The different projects


This graph is what started me with folds and harmonics. As you can see a single fold gives the best suppression of harmonics.  Tyrland had both driver and pipe opening on the top surface. In my case I have the driver on the forward face and the opening at the top rear. Measurements are at the center of the pipe opening and 1-2 cm in front of the dustcap of the driver (NF, near field)

I start with the IMF folded one.  Drivers are two PP cone 5” woofers with Fr of about 60 Hz. The Peerless one has a Q of 0.5 and the Taiwan one a Q of 1.0. Pipe:22 cm wide and taper from 20 to 5 cm.
Pretty much as I expected. 3-7th harmonic is clearly seen. Note that the peak output is at 40 Hz while the dip in driver response is above 45 Hz.
Here there are peaks all over 500-1500 Hz! Note that the peak output is below 40 Hz while the dip in driver response is above 45 Hz.
Now it is time to investigate that pipe folded once that is supposed to intrinsically tame that third harmonic. . Pipe:22 cm wide and taper from 20 to 5 cm.
Lets start with the Peerless again

  Note that the fundamental has more of a peak and it also matches the dip in driver response. The  3rd and 5th harmonic is the same and the 7th is worse. Not what I had hoped for.
Very broad fundamental and harmonics that is no improvement.

Then I have the Daline fold. That is a top chamber and then 3 equally wide pipe section of 5.5cm  with the opening at the very bottom of the rear panel.
Here the Q of the fundamental is lower, harmonics similar to the IMF fold.
Very low Q fundamental and some peak suppression in the 500-800 Hz range.

I do have impedance measurements as well but then I will overload the post.

It does seem that the harmonics is not only due to pipe geometry but that features of the driver comes into play.

There is obviously a lot to learn. More to come…


The aim of this study is to evaluate different damping material of a box of 15 L with a KEF B200 driver.
Materials tested

1.  Fine BAF salvaged from loudspeakers over the years. Tested at 0, 100, 200, 300 & 400 g giving a packing density from 6.7 to 27g/l =(kg/m3). Firmly packed at highest density. Evenly distributed at all tests.

2. Pharmacy type cotton.Tested at 0, 100, 200, 300 & 400 g giving a packing density from 6.7 to 27g/l =(kg/m3), some space left at highest density. Evenly distributed at all tests.

3.  Coarser BAF sheets for bass reflex boxes 83 gram each (Biltema) tested at  0, 83, 166, 249  and 332g (the 5th mat in the pack did not fit) Uneven distribution with the sheets against the back wall and then piling forward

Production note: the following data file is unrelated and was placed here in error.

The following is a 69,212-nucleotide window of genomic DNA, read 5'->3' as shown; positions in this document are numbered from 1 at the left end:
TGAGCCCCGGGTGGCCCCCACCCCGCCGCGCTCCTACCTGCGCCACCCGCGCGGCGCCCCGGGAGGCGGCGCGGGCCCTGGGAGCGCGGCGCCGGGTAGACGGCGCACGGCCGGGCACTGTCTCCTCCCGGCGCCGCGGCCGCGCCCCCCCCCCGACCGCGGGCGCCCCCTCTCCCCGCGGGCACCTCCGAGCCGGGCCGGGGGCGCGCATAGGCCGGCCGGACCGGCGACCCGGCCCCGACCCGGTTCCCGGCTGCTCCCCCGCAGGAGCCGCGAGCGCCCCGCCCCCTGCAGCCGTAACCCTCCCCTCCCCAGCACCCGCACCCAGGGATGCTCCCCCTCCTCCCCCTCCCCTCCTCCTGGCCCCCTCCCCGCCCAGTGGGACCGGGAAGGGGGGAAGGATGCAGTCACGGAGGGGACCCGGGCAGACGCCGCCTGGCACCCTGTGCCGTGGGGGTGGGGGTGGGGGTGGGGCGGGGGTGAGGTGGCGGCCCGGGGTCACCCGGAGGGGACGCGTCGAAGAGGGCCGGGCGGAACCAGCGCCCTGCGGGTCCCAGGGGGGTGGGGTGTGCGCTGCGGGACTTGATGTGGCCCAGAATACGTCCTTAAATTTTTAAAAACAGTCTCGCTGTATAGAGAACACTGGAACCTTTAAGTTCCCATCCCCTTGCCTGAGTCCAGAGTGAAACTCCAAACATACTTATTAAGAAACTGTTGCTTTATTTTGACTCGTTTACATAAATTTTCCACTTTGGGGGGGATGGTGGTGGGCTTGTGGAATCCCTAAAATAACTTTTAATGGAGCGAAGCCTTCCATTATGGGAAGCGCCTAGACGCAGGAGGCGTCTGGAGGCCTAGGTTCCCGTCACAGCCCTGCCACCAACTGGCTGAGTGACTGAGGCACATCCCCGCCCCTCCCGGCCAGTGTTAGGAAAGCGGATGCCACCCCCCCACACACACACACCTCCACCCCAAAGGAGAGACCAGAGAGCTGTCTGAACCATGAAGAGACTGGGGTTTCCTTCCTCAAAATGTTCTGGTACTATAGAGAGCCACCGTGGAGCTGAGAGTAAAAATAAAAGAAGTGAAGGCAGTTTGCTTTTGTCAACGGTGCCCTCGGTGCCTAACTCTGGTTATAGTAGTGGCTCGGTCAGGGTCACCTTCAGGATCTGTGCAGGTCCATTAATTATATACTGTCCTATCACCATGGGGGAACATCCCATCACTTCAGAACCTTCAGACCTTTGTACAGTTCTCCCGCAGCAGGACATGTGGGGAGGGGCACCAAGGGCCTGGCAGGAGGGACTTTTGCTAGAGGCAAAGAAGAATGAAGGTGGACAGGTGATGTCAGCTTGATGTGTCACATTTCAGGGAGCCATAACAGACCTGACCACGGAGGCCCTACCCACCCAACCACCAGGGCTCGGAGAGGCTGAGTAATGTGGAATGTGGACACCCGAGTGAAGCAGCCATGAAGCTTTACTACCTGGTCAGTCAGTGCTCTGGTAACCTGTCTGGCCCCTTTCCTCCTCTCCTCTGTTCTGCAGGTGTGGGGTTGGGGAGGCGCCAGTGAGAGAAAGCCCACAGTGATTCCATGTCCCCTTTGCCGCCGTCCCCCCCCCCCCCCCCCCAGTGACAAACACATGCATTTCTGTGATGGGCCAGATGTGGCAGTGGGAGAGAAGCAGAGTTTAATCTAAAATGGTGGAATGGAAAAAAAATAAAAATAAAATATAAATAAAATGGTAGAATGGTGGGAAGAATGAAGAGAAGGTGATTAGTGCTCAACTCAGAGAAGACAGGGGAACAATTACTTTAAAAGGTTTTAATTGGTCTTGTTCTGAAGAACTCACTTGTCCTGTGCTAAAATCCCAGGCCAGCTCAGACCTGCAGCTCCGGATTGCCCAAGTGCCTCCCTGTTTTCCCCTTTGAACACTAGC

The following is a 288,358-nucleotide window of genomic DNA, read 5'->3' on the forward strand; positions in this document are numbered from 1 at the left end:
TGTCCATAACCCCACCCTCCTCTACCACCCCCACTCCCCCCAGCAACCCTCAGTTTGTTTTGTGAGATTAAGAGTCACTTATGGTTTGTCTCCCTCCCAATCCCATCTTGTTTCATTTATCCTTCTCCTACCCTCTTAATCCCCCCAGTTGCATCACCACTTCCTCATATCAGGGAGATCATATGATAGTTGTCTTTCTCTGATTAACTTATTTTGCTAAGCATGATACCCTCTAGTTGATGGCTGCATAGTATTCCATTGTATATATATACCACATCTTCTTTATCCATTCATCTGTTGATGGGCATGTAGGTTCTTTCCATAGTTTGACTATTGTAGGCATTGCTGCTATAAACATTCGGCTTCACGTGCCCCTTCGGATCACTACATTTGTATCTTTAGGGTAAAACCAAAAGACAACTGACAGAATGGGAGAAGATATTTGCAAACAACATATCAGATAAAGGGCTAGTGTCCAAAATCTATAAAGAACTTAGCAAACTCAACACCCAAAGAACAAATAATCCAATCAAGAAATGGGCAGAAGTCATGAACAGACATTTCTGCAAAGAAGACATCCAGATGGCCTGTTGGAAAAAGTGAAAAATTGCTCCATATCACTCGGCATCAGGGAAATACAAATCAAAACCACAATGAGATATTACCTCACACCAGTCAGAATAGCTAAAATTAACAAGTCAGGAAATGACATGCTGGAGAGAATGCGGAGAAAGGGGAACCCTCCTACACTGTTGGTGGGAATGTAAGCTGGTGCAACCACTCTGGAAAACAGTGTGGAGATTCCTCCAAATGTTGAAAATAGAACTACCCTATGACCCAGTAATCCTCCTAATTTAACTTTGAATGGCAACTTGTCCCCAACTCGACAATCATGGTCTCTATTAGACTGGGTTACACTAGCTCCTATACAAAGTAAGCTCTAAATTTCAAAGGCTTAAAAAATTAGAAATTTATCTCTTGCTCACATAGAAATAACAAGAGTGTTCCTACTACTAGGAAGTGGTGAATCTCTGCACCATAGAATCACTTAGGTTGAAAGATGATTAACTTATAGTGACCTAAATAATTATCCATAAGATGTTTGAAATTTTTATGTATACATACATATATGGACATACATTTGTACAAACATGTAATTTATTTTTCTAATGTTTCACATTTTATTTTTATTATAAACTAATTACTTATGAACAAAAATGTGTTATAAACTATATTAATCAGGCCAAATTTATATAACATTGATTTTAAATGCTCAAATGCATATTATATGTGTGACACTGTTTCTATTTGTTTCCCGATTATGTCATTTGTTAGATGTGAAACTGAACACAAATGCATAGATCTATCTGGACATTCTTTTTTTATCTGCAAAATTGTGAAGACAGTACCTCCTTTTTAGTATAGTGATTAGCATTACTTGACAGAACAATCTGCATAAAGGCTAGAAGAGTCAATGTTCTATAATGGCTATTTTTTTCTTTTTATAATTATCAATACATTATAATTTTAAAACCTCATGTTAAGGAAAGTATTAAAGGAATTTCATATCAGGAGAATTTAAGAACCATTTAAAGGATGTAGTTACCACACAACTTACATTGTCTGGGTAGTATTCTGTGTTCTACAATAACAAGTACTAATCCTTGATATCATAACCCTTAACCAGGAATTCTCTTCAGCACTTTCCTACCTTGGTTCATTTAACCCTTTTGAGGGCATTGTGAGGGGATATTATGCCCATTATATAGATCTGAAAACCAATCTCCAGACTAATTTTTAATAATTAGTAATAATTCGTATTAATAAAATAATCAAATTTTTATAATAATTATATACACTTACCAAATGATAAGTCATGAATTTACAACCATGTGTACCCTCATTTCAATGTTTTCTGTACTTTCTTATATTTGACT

4. Open foam one sheet 50 mm thick covering the back of the box was 100 g and only one of them fitted.

To to conclude different types of BAF and Cotton and at least the foam I tested does seem to give similar results in lowering the Fr and reducing the Qms that is increase resistive losses.

Next time around, if there will be one!
Having  the driver the other way around so that the magnet structure does not interfere with packing the box. Perhaps also test the african sheep wool that I have.


Final notes about the Kuben horn

I tried different drivers for the Kuben, typical horn drivers offers far higher sensistivity than a classical closed box type HiFi driver like the Gamma LA-1231. The Gamma on the other hand offers better balance between the 50-100 Hz octave output rellative the the output above 200 Hz than the PA driver. So for home use something along a "normal" HiFi driver might work better than a classical horn driver.

With the DorSpen I could extend the bass response by adding a serial capacitor, so why not try it with the Kuben and the Emminence driver?
The impedance is lowered below the resonance frequency and increased above it, this should work!
No it doesn't!
I have no idea why at present. Now the Kuben horn resides in an other garage than mine, so I have no way to work further with trying to straigthening out that question mark. Time to do some research about resonance patterns in pipes of different folding geometries and other basic stuff.